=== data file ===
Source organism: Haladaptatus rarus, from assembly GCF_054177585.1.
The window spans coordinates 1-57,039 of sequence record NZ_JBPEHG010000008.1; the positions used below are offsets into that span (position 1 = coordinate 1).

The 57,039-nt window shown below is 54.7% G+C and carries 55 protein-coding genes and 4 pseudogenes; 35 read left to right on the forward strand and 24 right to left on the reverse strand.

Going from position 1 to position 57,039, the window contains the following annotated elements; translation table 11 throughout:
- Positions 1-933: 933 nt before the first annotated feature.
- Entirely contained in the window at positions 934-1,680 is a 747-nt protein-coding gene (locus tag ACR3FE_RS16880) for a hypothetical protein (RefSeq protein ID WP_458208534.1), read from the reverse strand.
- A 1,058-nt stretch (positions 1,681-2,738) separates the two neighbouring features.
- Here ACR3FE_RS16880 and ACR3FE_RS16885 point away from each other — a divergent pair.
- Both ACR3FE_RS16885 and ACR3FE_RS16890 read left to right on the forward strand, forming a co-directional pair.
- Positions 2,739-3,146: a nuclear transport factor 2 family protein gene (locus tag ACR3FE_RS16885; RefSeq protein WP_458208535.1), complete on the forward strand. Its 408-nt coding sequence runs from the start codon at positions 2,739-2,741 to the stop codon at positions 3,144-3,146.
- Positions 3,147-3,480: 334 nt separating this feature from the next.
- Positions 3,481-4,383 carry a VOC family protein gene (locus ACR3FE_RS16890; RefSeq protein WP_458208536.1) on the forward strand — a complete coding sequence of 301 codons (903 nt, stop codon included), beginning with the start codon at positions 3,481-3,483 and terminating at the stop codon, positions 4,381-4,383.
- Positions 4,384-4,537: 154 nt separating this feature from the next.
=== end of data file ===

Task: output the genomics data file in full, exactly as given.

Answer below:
Source organism: Haladaptatus rarus, from assembly GCF_054177585.1.
The window spans coordinates 1-57,039 of sequence record NZ_JBPEHG010000008.1; the positions used below are offsets into that span (position 1 = coordinate 1).

The 57,039-nt window shown below is 54.7% G+C and carries 55 protein-coding genes and 4 pseudogenes; 35 read left to right on the forward strand and 24 right to left on the reverse strand.

Going from position 1 to position 57,039, the window contains the following annotated elements; translation table 11 throughout:
- Positions 1-933: 933 nt before the first annotated feature.
- Entirely contained in the window at positions 934-1,680 is a 747-nt protein-coding gene (locus tag ACR3FE_RS16880) for a hypothetical protein (RefSeq protein ID WP_458208534.1), read from the reverse strand.
- A 1,058-nt stretch (positions 1,681-2,738) separates the two neighbouring features.
- Here ACR3FE_RS16880 and ACR3FE_RS16885 point away from each other — a divergent pair.
- Both ACR3FE_RS16885 and ACR3FE_RS16890 read left to right on the forward strand, forming a co-directional pair.
- Positions 2,739-3,146: a nuclear transport factor 2 family protein gene (locus tag ACR3FE_RS16885; RefSeq protein WP_458208535.1), complete on the forward strand. Its 408-nt coding sequence runs from the start codon at positions 2,739-2,741 to the stop codon at positions 3,144-3,146.
- Positions 3,147-3,480: 334 nt separating this feature from the next.
- Positions 3,481-4,383 carry a VOC family protein gene (locus ACR3FE_RS16890; RefSeq protein WP_458208536.1) on the forward strand — a complete coding sequence of 301 codons (903 nt, stop codon included), beginning with the start codon at positions 3,481-3,483 and terminating at the stop codon, positions 4,381-4,383.
- Positions 4,384-4,537: 154 nt separating this feature from the next.